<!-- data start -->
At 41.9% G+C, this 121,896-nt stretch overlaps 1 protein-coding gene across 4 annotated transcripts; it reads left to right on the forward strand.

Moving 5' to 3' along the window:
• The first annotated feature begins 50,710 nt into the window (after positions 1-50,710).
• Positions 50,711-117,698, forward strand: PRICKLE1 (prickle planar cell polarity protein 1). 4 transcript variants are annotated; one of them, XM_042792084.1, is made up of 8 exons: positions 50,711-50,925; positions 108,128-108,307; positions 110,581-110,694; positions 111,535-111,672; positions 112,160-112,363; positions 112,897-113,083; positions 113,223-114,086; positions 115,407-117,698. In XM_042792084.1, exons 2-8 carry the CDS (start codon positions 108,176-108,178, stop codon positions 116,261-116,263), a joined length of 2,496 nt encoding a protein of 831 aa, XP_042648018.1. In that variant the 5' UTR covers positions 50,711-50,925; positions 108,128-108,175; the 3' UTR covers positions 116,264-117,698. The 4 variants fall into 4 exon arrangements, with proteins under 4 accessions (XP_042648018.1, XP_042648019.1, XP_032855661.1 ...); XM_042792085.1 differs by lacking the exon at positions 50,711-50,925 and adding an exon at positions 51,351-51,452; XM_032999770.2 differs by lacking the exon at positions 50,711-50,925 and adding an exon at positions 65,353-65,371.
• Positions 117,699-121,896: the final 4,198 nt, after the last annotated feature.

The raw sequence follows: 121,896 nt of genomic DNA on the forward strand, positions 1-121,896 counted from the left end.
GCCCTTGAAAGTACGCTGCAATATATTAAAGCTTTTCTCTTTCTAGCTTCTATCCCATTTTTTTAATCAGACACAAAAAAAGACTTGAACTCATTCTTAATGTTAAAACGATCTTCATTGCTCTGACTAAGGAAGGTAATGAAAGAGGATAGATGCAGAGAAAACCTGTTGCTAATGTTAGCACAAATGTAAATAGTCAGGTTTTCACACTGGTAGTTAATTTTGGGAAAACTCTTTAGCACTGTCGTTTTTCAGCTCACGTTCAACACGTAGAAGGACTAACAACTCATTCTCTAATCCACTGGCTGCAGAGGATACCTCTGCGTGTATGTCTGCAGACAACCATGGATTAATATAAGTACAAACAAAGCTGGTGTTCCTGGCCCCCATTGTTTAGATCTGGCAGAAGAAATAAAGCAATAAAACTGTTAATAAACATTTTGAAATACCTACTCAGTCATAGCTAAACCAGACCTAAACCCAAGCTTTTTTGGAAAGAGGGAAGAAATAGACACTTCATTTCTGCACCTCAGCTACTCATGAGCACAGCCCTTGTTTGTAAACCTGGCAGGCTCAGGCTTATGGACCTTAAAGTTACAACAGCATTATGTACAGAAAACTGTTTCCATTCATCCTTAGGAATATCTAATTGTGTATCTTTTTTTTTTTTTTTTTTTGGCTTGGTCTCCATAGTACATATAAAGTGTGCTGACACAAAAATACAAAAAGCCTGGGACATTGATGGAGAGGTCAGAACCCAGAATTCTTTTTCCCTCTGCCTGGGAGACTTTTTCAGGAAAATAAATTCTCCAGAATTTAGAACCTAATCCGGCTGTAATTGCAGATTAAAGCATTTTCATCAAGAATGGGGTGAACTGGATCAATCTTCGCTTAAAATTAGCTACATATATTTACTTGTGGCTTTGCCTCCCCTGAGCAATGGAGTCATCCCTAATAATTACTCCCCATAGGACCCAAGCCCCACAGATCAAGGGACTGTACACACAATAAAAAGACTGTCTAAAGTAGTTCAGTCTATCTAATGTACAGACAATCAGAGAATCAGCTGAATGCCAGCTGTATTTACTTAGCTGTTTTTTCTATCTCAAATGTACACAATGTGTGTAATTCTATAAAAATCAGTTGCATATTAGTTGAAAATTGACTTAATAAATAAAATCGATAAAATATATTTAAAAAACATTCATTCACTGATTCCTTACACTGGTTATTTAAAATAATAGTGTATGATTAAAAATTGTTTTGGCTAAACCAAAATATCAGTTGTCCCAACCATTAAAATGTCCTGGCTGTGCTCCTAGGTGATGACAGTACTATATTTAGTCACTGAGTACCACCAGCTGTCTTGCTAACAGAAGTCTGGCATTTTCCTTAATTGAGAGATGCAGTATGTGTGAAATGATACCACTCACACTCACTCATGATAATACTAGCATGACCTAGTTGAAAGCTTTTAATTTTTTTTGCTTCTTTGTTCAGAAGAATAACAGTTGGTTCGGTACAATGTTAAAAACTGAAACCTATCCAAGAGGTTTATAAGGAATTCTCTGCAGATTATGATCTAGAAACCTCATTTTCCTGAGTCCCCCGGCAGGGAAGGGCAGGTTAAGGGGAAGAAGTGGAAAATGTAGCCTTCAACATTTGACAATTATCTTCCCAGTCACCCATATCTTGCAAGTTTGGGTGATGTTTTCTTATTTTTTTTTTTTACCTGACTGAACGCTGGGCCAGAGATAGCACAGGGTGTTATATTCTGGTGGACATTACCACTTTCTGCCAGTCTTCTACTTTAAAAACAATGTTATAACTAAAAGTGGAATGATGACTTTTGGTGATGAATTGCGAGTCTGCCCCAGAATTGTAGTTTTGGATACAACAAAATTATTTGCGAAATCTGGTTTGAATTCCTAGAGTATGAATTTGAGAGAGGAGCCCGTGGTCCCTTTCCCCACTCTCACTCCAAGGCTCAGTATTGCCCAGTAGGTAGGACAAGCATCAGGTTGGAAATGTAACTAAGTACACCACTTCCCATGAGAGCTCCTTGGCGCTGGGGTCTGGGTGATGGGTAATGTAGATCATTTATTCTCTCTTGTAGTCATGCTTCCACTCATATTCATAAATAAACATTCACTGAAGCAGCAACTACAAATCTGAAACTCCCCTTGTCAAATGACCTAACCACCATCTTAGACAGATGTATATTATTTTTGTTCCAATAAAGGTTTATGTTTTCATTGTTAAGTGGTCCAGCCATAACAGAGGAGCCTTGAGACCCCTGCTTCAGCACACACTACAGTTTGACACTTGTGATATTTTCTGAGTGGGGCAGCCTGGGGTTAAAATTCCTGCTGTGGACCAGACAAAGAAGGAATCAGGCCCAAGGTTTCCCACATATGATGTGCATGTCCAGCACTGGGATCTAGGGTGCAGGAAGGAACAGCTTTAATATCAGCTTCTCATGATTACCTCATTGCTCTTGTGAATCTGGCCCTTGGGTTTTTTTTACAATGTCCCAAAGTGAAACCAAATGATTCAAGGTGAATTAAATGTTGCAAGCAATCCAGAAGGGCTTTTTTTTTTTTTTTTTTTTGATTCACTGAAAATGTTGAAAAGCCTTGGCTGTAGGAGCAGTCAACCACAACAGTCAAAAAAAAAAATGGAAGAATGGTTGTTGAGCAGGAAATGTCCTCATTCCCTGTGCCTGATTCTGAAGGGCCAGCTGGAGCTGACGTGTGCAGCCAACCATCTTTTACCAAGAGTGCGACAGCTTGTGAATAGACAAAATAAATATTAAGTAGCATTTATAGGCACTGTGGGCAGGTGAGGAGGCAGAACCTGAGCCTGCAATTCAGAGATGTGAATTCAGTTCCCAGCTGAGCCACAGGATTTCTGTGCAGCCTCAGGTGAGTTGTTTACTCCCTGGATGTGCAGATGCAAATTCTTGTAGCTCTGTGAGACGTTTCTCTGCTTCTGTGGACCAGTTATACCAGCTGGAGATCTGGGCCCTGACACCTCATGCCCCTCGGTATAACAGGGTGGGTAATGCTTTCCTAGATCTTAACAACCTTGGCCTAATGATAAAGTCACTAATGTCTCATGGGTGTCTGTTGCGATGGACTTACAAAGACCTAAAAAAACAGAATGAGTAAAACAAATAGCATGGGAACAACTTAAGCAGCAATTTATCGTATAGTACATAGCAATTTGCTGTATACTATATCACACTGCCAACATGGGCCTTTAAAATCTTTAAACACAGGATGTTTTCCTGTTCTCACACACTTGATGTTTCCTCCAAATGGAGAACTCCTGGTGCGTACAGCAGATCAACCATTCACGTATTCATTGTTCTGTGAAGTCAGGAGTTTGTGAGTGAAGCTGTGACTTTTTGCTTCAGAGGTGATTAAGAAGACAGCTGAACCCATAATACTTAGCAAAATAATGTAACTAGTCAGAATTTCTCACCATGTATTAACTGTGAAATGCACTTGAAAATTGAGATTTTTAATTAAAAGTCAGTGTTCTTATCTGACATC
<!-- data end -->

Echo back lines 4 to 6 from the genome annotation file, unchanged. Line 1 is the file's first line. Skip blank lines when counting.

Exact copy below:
• Positions 50,711-117,698, forward strand: PRICKLE1 (prickle planar cell polarity protein 1). 4 transcript variants are annotated; one of them, XM_042792084.1, is made up of 8 exons: positions 50,711-50,925; positions 108,128-108,307; positions 110,581-110,694; positions 111,535-111,672; positions 112,160-112,363; positions 112,897-113,083; positions 113,223-114,086; positions 115,407-117,698. In XM_042792084.1, exons 2-8 carry the CDS (start codon positions 108,176-108,178, stop codon positions 116,261-116,263), a joined length of 2,496 nt encoding a protein of 831 aa, XP_042648018.1. In that variant the 5' UTR covers positions 50,711-50,925; positions 108,128-108,175; the 3' UTR covers positions 116,264-117,698. The 4 variants fall into 4 exon arrangements, with proteins under 4 accessions (XP_042648018.1, XP_042648019.1, XP_032855661.1 ...); XM_042792085.1 differs by lacking the exon at positions 50,711-50,925 and adding an exon at positions 51,351-51,452; XM_032999770.2 differs by lacking the exon at positions 50,711-50,925 and adding an exon at positions 65,353-65,371.
• Positions 117,699-121,896: the final 4,198 nt, after the last annotated feature.

The raw sequence follows: 121,896 nt of genomic DNA on the forward strand, positions 1-121,896 counted from the left end.